While there, Walker reported, Sanders got into a fight with Brownell after being told he could not legally leave with the child. Brownell drew his Taser at one point and grabbed Sanders’ arm when he tried to get in his vehicle.

At that point, Sanders hit Brownell with his right hand, the dash cam recording shows. He told the World he could not fully recall what led up to the punch and needed to watch the video, which prompted him to request medical leave so he could improve his health.

However, he maintained that he didn’t believe he committed a felony, saying he and Brownell were able to speak calmly with each other soon afterward. Sanders said he was upset that day because he thought his granddaughter’s safety was at risk and he wanted to protect her.

“Never in my wildest dreams did I think that this was going to end up in the courthouse,” Sanders said. “I thought this was gonna be handled within the department. I ain’t never in my wildest dreams thought this was gonna end up being a charge against me. A felony. I never thought that would happen.”

TPD spokeswoman Jeanne MacKenzie said now that Sanders has agreed to the plea deal, the department will start an internal investigation into the matter.

Keeley told Sanders to return to court Jan. 8, at which time his case will be expunged if he pays his fine and costs, maintains his medication regimen and does not pick up a new criminal case.

“Now I’m able to recognize that type of feeling, and I’m able to calm myself down,” Sanders said.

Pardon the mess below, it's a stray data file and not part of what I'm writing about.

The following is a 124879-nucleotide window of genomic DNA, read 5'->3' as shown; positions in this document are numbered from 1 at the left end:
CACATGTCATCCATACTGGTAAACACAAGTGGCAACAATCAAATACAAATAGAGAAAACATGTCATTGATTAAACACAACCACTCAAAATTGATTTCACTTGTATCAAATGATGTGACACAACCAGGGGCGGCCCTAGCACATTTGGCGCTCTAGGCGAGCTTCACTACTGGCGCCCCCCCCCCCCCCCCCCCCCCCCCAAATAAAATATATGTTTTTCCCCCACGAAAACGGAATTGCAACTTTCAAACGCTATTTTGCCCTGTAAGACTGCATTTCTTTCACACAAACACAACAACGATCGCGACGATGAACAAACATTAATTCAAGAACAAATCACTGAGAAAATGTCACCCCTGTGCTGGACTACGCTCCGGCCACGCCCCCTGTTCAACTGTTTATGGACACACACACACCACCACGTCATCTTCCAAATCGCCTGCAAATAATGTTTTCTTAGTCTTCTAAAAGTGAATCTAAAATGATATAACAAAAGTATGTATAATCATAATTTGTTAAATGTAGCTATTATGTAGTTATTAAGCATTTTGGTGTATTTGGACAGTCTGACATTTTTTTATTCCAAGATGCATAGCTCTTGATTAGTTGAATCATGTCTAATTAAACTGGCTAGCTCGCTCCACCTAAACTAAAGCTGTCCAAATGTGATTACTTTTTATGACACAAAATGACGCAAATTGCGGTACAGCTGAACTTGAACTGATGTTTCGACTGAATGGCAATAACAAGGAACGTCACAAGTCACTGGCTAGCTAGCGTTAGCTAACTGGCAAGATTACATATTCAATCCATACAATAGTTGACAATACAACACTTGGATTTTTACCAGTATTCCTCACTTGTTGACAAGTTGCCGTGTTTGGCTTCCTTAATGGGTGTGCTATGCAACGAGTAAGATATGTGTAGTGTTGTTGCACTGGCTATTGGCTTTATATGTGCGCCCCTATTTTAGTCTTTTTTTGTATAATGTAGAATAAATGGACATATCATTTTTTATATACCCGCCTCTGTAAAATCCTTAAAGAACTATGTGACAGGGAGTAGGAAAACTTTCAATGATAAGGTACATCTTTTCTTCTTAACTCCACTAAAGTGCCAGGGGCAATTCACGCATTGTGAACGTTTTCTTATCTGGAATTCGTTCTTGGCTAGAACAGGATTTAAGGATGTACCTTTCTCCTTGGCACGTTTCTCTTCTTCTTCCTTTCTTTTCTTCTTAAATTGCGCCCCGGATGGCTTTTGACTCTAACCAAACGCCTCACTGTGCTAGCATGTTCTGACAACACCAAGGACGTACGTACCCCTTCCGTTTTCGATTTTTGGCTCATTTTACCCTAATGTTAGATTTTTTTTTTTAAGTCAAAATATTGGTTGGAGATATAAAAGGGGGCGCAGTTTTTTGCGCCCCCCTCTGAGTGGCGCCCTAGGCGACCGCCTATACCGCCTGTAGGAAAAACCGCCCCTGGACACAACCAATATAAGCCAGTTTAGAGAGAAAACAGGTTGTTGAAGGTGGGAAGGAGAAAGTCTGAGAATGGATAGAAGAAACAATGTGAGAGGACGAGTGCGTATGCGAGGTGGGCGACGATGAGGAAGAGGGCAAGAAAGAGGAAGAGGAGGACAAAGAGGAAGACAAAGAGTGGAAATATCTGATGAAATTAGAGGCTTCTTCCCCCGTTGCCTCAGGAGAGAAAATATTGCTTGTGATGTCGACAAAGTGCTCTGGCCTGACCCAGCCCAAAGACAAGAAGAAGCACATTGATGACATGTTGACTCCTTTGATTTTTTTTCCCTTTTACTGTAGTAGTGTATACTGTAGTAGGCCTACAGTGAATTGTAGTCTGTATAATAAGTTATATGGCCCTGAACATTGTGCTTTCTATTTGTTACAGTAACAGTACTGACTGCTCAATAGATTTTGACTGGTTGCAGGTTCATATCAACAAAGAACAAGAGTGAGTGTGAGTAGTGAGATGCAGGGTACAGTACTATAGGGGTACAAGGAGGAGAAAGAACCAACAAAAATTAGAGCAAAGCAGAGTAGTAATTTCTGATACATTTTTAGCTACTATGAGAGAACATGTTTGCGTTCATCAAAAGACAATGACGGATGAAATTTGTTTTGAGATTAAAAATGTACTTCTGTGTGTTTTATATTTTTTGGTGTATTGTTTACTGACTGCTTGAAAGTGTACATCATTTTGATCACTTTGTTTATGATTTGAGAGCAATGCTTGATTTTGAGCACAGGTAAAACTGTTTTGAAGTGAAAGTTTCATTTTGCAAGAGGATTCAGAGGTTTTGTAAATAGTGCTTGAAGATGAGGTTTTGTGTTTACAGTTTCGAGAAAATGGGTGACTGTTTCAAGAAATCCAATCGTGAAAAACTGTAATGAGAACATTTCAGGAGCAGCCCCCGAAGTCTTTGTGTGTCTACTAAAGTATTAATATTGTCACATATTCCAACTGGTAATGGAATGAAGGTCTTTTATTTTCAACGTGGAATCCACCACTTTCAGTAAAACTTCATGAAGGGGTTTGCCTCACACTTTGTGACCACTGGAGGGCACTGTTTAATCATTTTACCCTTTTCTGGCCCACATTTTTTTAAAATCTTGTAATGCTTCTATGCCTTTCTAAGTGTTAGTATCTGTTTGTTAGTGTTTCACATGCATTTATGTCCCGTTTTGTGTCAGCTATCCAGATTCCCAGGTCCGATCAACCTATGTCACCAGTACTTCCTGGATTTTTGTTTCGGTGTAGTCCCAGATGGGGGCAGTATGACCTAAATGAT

Source: http://www.tulsaworld.com/news/crimewatch/tulsa-police-sergeant-takes-plea-deal-after-fight-with-another/article_626fd442-c3b9-5fb5-86ea-e111341ac504.html

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Whistleblowing Sergeant Sues Clackamas County Sheriff For Retaliation, Harassment


Oregon – A Clackamas County sheriff’s sergeant who blew the whistle on the poor performance of a veteran detective has filed a $1.6 million lawsuit alleging that his supervisors created a hostile work environment after he complained.

Sgt. Matt Swanson filed the lawsuit this week in state court and named the Sheriff’s Office, Sheriff Craig Roberts and Undersheriff Matt Ellington. He alleges he was subject to retaliation and harassment after trying in 2015 to initiate an internal affairs investigation into Detective Jeff Green.

Roberts said he had not seen the lawsuit and could not comment. Ellington did not immediately respond Friday to a request for comment.